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Gout

What is it?

Gout is a chronic autoinflammatory disease with regular acute flares, which cause very painful joint inflammation . It occurs when there is too much uric acid in the blood. This leads to accumulation of uric acid crystals in the joints and the surrounding tissues, causing inflammation and gout attacks .

“Gout is one of the oldest known diseases. The Egyptians noted the disease in 2640 BC, and the ancient Greek physician Hippocrates called it “foot trap”. More recently, it was also considered to be an “aristocratic disease”: affecting only those who could afford rich food and beverages.”

How common is it?

Gout is common in industrialised countries, especially in older adult men. In Europe, the number of people with gout ranges from 1-5 people in 100.[3, 4, 6] Gout is most common in men over 40 years of age and in women after menopause. The number of people affected by gout has been on the rise for several decades.

Frequency of gout in various regions [1–11] as before

What are the symptoms ?

Aside from inflammation (redness, swelling), acute gout attacks very quickly involve excruciating pain as well. After 8-12 hours, they reach their maximum intensity. Gout often occurs in the legs or feet and often affects a single joint, especially the large joint of the big toe.

Often people with gout also experience symptoms that affect the entire body, such as mild fever, chills and a feeling of being unwell. Left untreated, the most intense phase of the first attack usually lasts 3-4 days, with the pain gradually subsiding over the following 3-4 days. Typically with gout, the pain and inflammation disappear on their own.

What typically happens over the course of the illness?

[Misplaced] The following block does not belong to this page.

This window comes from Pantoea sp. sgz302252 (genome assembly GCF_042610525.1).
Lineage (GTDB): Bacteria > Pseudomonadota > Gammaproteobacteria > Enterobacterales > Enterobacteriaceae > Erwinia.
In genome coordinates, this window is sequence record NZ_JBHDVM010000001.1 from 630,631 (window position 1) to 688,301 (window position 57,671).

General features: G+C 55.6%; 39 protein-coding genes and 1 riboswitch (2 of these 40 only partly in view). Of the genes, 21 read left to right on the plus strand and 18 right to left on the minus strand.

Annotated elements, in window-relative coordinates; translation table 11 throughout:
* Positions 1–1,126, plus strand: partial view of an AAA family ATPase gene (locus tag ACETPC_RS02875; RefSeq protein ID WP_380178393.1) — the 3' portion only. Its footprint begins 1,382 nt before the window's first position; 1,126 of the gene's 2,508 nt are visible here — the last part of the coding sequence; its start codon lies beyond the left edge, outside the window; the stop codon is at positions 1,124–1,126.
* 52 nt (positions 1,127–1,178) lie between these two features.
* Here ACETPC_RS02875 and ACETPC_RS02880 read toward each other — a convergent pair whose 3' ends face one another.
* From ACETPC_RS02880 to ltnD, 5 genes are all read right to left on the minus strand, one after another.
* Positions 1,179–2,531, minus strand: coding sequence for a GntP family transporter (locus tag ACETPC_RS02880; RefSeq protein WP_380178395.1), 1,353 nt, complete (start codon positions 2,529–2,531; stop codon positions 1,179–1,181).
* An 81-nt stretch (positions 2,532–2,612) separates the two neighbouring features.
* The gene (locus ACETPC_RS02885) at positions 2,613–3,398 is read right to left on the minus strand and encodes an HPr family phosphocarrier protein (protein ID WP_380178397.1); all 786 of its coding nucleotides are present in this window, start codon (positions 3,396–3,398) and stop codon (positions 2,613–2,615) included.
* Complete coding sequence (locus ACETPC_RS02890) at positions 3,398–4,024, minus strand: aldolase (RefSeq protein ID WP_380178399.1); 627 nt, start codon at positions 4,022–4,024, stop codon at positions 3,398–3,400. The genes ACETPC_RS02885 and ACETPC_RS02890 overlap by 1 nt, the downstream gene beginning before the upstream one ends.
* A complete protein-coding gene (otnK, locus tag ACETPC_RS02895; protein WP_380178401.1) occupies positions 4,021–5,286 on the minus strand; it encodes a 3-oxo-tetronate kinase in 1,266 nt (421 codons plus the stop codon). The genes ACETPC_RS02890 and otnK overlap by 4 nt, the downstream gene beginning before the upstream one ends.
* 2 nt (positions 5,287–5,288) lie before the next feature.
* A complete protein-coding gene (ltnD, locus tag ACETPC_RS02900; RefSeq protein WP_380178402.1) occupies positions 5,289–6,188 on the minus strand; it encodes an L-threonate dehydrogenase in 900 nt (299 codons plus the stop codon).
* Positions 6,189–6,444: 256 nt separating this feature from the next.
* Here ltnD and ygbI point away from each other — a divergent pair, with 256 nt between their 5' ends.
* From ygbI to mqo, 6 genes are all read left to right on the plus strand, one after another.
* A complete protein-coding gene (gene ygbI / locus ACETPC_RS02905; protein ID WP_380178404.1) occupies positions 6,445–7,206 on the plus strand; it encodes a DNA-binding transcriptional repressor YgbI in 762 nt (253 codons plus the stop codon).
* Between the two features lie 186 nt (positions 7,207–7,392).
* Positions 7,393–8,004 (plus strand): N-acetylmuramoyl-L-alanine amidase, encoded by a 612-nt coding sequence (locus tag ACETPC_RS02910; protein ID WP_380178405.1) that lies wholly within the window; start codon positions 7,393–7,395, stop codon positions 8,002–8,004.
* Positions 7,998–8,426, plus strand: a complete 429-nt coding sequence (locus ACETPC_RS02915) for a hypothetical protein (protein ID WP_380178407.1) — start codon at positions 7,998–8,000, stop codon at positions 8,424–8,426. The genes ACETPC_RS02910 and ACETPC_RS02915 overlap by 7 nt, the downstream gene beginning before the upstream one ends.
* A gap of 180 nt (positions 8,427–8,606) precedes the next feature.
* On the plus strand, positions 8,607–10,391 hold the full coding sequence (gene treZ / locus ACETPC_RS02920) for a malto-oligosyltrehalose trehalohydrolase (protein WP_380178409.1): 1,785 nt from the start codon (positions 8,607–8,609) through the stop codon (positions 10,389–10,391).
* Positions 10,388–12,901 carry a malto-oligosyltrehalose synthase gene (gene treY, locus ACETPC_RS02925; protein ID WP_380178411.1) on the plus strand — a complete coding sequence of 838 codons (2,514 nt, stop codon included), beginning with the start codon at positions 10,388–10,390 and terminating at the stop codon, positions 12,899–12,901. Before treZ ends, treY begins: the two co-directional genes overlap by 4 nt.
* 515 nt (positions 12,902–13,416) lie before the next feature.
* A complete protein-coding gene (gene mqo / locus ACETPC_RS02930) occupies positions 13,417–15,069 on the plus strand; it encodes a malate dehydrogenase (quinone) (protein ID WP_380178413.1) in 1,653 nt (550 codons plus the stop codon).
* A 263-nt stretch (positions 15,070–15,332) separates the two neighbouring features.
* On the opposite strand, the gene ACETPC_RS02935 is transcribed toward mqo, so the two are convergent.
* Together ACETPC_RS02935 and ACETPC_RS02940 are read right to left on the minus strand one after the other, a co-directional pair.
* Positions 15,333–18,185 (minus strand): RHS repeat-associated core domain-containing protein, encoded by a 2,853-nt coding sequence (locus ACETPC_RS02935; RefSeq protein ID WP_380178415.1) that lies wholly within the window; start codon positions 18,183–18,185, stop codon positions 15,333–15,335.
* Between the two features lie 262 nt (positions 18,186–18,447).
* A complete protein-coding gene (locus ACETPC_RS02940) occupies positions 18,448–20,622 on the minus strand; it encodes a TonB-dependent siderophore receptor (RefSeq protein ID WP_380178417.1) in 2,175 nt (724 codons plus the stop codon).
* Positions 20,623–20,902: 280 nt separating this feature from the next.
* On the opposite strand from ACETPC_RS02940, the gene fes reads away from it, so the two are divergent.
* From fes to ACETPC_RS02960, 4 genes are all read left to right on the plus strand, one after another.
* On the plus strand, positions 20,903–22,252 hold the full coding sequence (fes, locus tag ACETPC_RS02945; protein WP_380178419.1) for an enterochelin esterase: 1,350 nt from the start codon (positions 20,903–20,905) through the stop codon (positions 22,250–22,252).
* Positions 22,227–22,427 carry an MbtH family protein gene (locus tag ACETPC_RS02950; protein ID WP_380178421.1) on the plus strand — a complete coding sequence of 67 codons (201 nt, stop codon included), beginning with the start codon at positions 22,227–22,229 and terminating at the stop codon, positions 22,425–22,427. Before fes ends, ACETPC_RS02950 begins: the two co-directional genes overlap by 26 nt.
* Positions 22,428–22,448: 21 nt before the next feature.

Joints and body parts affected by gout (modified according to [12])

Long-term disease course associated with inadequately treated gouty arthritis (graphic representation, modified according to [15])

How is it caused?

Gout is an autoinflammatory condition, which means the innate immune system becomes inappropriately activated. During an acute gout attack the presence of uric acid crystals in the joint leads to the release of IL-1β , a messenger of the immune system which triggers an inflammatory response.[16] [12]

Uric acid crystals promote the release of IL-1β in joints (modified according to [17])

Status: 2016-01-04

Sources
[1] Badley E, DesMeules M: Arthritis in Canada: an ongoing challenge. Public Health Agency of Canada, 2003.
[2] Lawrence RC, Felson DT, Helmick CG et al. Arthritis Rheum. 2008;58:26–35.
[3] Annemans L, Spaepen E, Gaskin M et al. Ann Rheum Dis. 2008;67:960–6.
[4] Zalokar J, Lellouch J, Claude JR. Sem Hop Paris. 1981;57(13-14);664–70.
[5] Cañete J. ed. Manual SER de Enfermedades Reumáticas. Spanish Society of Rheumatology, 2008.
[6] Anagnostopoulos I, Zinzaras E, Alexiou I et al. BMC Musculoskelet Disord. 2010;11:98.
[7] Joshi VL, Chopra A. J Rheumatol. 2009;36:614–22.
[8] March L. Australian Institute of Health and Welfare, 2006.
[9] Klemp P, Stansfield SA, Castle B et al. Ann Rheum Dis. 1997;56:22–6.
[10] Zeng Q, Wang Q, Chen R et al. Chin Med J (Engl). 2003;116:66–9.
[11] Miao Z, Li C, Chen Y, Zhao S, et al. J Rheumatol. 2008;35:1859–64.
[12] Terkeltaub R, Edwards NL. Gout: Diagnosis and Management of Gouty Arthritis and Hyperuricemia. New York: Professional Communications; 2010.
[13] Mandell BF. Cleve Clin J Med. 2008;75(Suppl 5):S5–8.
[14] Schumacher HR. Cleve Clin J Med. 2008;75(Suppl 5):S2–4.
[15] Edwards NL. Gout: Clinical features. In: Klippel JH, Stone JH, Crofford LJ, White PH, eds. Primer on the Rheumatic Diseases. 13th ed. New York: Springer; 2008:241–249.
[16] Dinarello CA. Arthritis Rheum. 2010;62(11):3140–4.
[17] Busso N. Arthritis Res Ther. 2010;12:206–13.

Kids Corner

Want to help your child understand their illness ? Why not visit Kids Corner with your child and read Paula and Tim's explanation of autoinflammatory disease and their experience of attending school and after school activities with their condition.

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Kids Corner

June 2016 - GLDEIM/ACZ885/0075